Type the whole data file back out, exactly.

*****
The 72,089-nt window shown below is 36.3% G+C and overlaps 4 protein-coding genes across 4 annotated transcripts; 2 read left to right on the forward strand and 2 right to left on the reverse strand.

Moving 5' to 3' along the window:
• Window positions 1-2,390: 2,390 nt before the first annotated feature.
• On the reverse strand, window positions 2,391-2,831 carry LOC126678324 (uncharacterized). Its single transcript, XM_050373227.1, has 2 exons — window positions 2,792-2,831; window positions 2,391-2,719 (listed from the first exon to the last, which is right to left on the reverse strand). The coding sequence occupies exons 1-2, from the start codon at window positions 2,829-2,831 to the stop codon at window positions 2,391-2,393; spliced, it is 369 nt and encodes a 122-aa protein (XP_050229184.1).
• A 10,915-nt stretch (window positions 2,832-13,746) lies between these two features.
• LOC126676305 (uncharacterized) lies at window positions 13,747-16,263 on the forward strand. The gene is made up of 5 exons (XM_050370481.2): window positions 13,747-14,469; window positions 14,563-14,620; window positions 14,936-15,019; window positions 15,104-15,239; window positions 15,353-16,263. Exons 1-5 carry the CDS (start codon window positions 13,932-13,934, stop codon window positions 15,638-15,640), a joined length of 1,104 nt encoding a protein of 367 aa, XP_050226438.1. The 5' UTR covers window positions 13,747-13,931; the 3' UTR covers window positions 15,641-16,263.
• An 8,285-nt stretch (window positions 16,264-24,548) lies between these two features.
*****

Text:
The 72,089-nt window shown below is 36.3% G+C and overlaps 4 protein-coding genes across 4 annotated transcripts; 2 read left to right on the forward strand and 2 right to left on the reverse strand.

Moving 5' to 3' along the window:
• Window positions 1-2,390: 2,390 nt before the first annotated feature.
• On the reverse strand, window positions 2,391-2,831 carry LOC126678324 (uncharacterized). Its single transcript, XM_050373227.1, has 2 exons — window positions 2,792-2,831; window positions 2,391-2,719 (listed from the first exon to the last, which is right to left on the reverse strand). The coding sequence occupies exons 1-2, from the start codon at window positions 2,829-2,831 to the stop codon at window positions 2,391-2,393; spliced, it is 369 nt and encodes a 122-aa protein (XP_050229184.1).
• A 10,915-nt stretch (window positions 2,832-13,746) lies between these two features.
• LOC126676305 (uncharacterized) lies at window positions 13,747-16,263 on the forward strand. The gene is made up of 5 exons (XM_050370481.2): window positions 13,747-14,469; window positions 14,563-14,620; window positions 14,936-15,019; window positions 15,104-15,239; window positions 15,353-16,263. Exons 1-5 carry the CDS (start codon window positions 13,932-13,934, stop codon window positions 15,638-15,640), a joined length of 1,104 nt encoding a protein of 367 aa, XP_050226438.1. The 5' UTR covers window positions 13,747-13,931; the 3' UTR covers window positions 15,641-16,263.
• An 8,285-nt stretch (window positions 16,264-24,548) lies between these two features.